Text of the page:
22nd and Final Day of Advent
13“I saw in the night visions,
and behold, with the clouds of heaven
there came one like a son of man,
and he came to the Ancient of Days
and was presented before him.
14And to him was given dominion
and glory and a kingdom,
that all peoples, nations, and languages
should serve him;
his dominion is an everlasting dominion,
which shall not pass away,
and his kingdom one
that shall not be destroyed.
As I mentioned in the introduction, the Advent season once focused not on Jesus’ first coming but upon his return. Act One was the story of his birth, ministry, crucifixion, resurrection, and ascension into heaven. Act Two will be about his return in triumph, his final victory over evil, and the establishment of his eternal reign in glory. Both are depicted by the prophets of old. Today’s text from Daniel focuses on that second act.
The contrast between the First and Second Advents couldn’t be more extreme. In the First Advent Jesus came in poverty and obscurity. A temporarily homeless couple was reduced to giving birth in a dark, cold, drafty, filthy, barn. They were attended by disinterested livestock and a few dumbfounded shepherds. Family and friends were far away. It was a scary night for that young maiden from Galilee, an event marked by blood, pain, weariness, and isolation. We have long romanticized that first Christmas. But for the actual participants it would have been a long and miserable night. When we smooth over all of the rawness of the first Christmas, there is a risk that we will miss the real miracle: the Eternal Son of God willingly—lovingly—entering into the slime and ooze of human existence in order to redeem an ungrateful and unlovely human race.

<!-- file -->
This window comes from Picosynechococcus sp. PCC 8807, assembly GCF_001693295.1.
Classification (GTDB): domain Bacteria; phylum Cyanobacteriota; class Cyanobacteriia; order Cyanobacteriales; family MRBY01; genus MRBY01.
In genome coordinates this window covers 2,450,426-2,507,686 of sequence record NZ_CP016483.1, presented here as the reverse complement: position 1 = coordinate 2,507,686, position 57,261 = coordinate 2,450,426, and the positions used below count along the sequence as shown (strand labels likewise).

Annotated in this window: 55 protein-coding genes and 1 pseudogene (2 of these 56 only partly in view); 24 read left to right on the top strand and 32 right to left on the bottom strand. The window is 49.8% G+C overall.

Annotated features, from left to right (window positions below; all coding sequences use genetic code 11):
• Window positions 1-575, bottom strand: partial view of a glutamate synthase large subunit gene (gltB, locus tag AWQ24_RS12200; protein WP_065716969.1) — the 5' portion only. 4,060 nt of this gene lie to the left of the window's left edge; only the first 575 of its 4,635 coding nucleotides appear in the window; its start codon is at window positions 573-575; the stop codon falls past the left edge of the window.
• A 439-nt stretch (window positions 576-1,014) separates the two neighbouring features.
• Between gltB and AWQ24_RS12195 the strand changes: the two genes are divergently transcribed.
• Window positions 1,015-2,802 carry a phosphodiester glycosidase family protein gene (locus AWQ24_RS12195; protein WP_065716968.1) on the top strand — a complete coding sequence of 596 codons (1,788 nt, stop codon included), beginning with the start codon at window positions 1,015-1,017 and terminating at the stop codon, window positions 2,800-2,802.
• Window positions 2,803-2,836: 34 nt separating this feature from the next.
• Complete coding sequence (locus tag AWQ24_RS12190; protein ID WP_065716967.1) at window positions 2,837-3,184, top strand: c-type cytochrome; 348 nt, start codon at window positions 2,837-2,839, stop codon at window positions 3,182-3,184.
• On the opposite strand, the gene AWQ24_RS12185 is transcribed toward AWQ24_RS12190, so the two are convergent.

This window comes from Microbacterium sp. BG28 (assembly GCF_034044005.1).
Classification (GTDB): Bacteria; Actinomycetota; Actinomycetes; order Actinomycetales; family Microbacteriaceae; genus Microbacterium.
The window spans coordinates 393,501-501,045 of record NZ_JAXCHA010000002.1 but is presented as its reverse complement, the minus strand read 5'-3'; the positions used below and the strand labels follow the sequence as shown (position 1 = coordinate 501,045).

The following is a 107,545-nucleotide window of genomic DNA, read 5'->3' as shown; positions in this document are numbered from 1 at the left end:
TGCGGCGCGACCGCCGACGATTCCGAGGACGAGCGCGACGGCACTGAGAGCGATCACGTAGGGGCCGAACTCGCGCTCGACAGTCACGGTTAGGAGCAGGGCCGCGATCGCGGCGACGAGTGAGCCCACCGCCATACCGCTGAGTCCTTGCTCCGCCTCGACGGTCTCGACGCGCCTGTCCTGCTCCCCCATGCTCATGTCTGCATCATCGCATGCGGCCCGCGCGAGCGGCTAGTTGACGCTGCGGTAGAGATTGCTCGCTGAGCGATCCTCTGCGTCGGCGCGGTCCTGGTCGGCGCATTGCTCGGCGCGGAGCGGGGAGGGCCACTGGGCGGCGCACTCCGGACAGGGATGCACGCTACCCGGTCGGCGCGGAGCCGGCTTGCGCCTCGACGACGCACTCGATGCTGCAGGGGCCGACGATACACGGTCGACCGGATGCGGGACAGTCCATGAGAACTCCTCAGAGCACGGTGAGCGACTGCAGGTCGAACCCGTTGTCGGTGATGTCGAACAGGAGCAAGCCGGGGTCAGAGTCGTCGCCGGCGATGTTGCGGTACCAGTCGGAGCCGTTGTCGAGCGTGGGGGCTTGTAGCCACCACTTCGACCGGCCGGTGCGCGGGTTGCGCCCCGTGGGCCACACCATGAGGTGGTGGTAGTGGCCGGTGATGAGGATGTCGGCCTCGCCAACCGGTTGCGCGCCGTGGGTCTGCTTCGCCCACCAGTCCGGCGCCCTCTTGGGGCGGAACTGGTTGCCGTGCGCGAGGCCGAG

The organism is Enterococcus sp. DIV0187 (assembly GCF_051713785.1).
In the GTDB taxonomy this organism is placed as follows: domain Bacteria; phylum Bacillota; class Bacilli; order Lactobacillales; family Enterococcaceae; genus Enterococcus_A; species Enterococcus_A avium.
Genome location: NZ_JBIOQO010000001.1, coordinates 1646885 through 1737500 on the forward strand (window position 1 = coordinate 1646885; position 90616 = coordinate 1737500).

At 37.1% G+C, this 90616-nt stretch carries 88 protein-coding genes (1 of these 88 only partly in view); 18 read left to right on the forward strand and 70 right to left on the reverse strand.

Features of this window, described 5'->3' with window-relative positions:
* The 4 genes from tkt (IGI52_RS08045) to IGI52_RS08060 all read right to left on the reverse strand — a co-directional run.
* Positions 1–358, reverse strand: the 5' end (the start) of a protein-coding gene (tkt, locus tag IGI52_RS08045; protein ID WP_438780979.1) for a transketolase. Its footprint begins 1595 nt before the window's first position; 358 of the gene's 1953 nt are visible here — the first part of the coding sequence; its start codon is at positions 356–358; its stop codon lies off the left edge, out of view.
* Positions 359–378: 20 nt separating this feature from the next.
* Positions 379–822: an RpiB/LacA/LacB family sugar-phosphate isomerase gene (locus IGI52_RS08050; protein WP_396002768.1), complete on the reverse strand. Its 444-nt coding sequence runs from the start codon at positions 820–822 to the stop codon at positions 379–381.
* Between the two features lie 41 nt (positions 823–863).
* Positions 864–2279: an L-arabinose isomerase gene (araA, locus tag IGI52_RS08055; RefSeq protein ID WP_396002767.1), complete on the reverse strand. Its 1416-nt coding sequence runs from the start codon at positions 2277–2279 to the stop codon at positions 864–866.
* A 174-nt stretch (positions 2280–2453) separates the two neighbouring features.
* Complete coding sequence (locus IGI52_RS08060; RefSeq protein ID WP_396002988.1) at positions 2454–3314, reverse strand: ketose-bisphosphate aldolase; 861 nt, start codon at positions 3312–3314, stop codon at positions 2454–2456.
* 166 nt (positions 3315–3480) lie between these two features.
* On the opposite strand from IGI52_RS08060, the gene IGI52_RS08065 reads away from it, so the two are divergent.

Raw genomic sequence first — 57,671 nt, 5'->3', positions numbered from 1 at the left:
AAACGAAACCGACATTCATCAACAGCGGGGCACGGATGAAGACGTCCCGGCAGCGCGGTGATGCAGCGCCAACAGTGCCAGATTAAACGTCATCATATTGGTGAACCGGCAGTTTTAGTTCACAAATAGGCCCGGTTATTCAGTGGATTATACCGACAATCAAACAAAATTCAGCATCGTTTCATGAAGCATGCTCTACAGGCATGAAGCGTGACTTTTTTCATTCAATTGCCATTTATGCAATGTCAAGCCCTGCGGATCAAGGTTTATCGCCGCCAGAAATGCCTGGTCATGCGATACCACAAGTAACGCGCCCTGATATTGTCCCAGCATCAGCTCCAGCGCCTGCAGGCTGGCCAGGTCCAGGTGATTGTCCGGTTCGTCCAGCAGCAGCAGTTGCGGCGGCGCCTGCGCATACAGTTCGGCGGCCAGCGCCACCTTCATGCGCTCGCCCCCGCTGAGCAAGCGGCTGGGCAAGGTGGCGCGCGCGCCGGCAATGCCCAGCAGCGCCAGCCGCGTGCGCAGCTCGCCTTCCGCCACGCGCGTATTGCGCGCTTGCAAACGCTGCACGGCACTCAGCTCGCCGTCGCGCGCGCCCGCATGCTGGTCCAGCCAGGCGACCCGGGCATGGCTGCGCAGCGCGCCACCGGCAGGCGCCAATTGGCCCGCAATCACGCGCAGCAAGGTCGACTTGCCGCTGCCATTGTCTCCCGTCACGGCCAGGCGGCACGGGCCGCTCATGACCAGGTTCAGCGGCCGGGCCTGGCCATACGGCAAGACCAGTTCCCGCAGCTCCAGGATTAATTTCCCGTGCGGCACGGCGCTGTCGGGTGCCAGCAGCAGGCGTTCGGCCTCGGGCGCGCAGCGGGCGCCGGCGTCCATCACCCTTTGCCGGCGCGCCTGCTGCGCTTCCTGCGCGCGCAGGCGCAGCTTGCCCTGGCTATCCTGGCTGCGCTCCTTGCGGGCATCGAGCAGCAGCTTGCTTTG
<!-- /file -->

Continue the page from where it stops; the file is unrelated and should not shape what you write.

But in the Second Advent Jesus will come in glory, power, and heavenly splendor. Jesus, himself, described that day in this way in Matthew 24:30-31: 30“Then will appear in heaven the sign of the Son of Man, and then all the tribes of the earth will mourn, and they will see the Son of Man coming on the clouds of heaven with power and great glory. 31And he will send out his angels with a loud trumpet call, and they will gather his elect from the four winds, from one end of heaven to the other.” Instead of being tucked away in a lowly corner of an obscure Judean village, Jesus will return on the clouds in full view of all. Revelation 1:7a – “Behold, he is coming with the clouds, and every eye will see him, even those who pierced him…” Instead of a few shepherds an army of angels will attend him. In Act One he came to redeem. In Act Two he comes to judge, to balance the scales of justice, to both punish and reward.
The two Advents share one important feature. In both, the Son of God comes to earth as a man. But what a difference in the humanity of those two comings! In Bethlehem, Jesus was born with all of the physical weakness of mortal flesh. That Second Adam, as Paul termed Christ Jesus, was born with a body that was little more than the faint reminder of the glorious body that God created for the first Adam.
But the human body that Jesus will inhabit upon his return will be a redeemed body designed for eternity. It will be the divine prototype of the kind of bodies that you and I will revel in for all of eternity. What Christ does for our immortal souls when we experience the New Birth he will do for our previously mortal flesh and blood after the resurrection.
Christmas Eve Reflection
On this Christmas Eve, offer to our Lord a prayer of thanksgiving for the unfathomable sacrifice of his incarnation, along with the prayer of the saints of every generation, “Even so, Come Lord Jesus!”